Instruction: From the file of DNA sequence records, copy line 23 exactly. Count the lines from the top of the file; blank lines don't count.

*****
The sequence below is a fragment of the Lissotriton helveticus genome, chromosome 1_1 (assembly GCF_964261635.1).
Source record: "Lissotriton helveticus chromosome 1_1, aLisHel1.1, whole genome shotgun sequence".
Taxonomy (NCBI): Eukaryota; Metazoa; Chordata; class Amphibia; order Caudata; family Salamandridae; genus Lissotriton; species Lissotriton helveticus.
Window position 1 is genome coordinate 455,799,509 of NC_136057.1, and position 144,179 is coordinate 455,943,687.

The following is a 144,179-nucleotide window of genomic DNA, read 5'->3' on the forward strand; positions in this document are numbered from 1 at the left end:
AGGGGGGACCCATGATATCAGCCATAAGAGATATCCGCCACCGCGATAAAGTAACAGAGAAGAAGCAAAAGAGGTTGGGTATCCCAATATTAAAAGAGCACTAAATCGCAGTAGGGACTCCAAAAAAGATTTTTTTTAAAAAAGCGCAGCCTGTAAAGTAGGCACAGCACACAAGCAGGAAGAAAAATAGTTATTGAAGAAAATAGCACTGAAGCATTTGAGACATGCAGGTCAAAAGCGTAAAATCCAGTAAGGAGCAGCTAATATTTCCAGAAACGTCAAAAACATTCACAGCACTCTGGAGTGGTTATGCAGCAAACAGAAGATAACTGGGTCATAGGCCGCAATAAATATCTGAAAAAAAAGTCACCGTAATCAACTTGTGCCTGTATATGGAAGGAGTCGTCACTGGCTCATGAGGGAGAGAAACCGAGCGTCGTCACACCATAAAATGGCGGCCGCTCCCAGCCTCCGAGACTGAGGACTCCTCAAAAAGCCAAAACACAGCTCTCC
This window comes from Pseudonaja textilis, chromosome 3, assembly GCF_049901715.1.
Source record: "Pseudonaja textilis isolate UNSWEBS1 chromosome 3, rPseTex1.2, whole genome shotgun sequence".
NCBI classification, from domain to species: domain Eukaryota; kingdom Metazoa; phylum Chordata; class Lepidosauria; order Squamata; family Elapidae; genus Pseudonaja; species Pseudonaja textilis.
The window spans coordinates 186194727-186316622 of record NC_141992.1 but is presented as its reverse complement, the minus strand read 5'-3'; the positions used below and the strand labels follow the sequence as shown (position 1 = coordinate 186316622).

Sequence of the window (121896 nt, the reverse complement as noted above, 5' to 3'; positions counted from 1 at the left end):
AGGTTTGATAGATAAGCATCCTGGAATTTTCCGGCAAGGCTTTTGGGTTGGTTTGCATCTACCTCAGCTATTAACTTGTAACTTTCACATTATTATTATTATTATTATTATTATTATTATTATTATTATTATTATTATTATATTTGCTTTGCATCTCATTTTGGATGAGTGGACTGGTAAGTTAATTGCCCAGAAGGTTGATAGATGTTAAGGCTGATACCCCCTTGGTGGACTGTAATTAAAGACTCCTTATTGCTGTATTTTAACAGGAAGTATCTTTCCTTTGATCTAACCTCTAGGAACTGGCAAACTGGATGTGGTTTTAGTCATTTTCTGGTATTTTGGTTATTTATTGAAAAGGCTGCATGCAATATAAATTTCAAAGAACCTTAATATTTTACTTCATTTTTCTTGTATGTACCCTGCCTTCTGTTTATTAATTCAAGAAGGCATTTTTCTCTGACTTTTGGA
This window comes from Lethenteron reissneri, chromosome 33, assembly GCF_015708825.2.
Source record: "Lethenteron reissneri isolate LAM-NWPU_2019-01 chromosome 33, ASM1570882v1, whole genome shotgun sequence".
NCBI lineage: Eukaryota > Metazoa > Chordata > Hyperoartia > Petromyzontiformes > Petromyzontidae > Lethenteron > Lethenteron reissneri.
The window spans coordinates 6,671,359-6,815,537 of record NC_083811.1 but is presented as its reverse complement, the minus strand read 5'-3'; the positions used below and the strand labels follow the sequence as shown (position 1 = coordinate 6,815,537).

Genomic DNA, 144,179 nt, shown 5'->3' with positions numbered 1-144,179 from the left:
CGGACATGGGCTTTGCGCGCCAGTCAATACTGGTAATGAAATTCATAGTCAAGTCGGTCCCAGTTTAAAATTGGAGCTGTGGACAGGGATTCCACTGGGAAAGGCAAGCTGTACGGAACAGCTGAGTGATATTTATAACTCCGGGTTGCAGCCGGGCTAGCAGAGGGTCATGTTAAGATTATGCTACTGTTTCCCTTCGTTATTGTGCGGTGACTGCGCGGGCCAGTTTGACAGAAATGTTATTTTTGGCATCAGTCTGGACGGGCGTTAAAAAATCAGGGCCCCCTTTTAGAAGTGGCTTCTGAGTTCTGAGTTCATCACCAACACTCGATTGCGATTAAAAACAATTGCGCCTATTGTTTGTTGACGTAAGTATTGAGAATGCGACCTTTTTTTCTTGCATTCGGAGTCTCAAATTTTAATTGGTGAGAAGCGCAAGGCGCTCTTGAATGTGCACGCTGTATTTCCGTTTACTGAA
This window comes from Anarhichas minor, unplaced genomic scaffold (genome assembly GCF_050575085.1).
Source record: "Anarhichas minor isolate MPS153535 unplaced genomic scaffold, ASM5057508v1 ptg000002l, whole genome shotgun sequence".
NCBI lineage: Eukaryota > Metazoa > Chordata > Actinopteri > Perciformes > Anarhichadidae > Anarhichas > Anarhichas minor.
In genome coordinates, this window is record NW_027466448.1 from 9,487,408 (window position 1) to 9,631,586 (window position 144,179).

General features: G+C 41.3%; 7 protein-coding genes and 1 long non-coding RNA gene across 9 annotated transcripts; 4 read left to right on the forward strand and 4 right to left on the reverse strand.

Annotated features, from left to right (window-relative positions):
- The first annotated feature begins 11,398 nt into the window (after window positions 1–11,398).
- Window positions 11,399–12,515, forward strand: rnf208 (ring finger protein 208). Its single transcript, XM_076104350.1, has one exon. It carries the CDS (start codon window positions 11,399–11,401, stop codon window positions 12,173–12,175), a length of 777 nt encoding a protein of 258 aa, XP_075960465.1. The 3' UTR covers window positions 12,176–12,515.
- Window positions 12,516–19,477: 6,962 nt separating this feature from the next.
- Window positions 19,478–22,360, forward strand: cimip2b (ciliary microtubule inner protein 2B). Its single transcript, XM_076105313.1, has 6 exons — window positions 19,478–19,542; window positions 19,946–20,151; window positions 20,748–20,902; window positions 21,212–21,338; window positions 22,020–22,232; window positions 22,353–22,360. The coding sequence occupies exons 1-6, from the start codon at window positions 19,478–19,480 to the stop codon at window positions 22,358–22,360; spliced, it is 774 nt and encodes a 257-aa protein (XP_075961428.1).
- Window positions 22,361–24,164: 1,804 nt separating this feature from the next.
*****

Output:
General features: G+C 41.3%; 7 protein-coding genes and 1 long non-coding RNA gene across 9 annotated transcripts; 4 read left to right on the forward strand and 4 right to left on the reverse strand.